A Blog by the Editor of The Middle East Journal

Putting Middle Eastern Events in Cultural and Historical Context

Monday, November 19, 2012

Pope Tawadros' Enthronement and The Man Who Wasn't There

Yesterday, Coptic Pope Tawadros II was enthroned as the 118th successor of Saint Mark. The picture at left is of him being greeted by Egyptian  Prime Minister Hisham Qandil. Don't worry if you didn't immediately recognize the Prime Minister. Many Egyptians have the same problem. What is more important is the man who isn't in the picture: President Muhammad Morsi. My previous post this afternoon was moderately favorable to Morsi. Here's the other side of the coin.

Morsi's decision not to attend the enthronement has not been explained very clearly; but it seems tone deaf that a man who has regularly insisted that Copts and Muslims are all equally Egyptians would not attend the installation of the first new Coptic Pope in 40 years. Among Egyptian bloggers, Zeinobia assumes he's catering to the Salafis; Salama Moussa suggested the Coptic Church should leave one empty seat open in the front row, "to remind all Egyptians that they lack a leader in their President. The gross indecency of his absence can only be confronted by the eloquent silence of emptiness." The Arabist calls it an "absolutely flabbergasting decision."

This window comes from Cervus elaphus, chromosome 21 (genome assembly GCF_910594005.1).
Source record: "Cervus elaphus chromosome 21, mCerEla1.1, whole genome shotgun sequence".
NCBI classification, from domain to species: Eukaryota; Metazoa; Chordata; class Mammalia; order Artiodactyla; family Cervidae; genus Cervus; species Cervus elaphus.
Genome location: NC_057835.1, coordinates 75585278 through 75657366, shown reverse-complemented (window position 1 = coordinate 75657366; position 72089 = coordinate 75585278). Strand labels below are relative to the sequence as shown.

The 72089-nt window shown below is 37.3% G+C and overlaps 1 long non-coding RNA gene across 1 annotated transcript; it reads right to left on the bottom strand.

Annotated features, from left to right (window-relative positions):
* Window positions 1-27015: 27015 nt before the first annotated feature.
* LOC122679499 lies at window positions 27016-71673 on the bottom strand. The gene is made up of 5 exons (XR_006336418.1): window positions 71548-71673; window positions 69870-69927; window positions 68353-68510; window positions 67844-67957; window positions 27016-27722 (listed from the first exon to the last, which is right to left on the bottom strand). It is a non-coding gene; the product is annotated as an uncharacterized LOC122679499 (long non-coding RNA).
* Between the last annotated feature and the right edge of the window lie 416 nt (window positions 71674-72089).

Readers may recall that when Egyptian troops died in Sinai this summer, Morsi also gave their funeral a pass and sent Qandil, that time blaming "security concerns."

That same link above to Issandr at The Arabist has far nicer things to say about the new Pope himself. He points to the Pope's interview at Daily News Egypt, particularly his response when the Muslim Brotherhood's dominating Freedom and Justice Party visited him:
Two days ago we had a visit from the representatives of the Freedom and Justice Party (FJP) in Wadi Al-Natrun, where the monastery is located. They asked me what I would wish for from the FJP. I replied that I request two things from the FJP; freedom and justice, only.
Great answer. I think this Pope could prove interesting.

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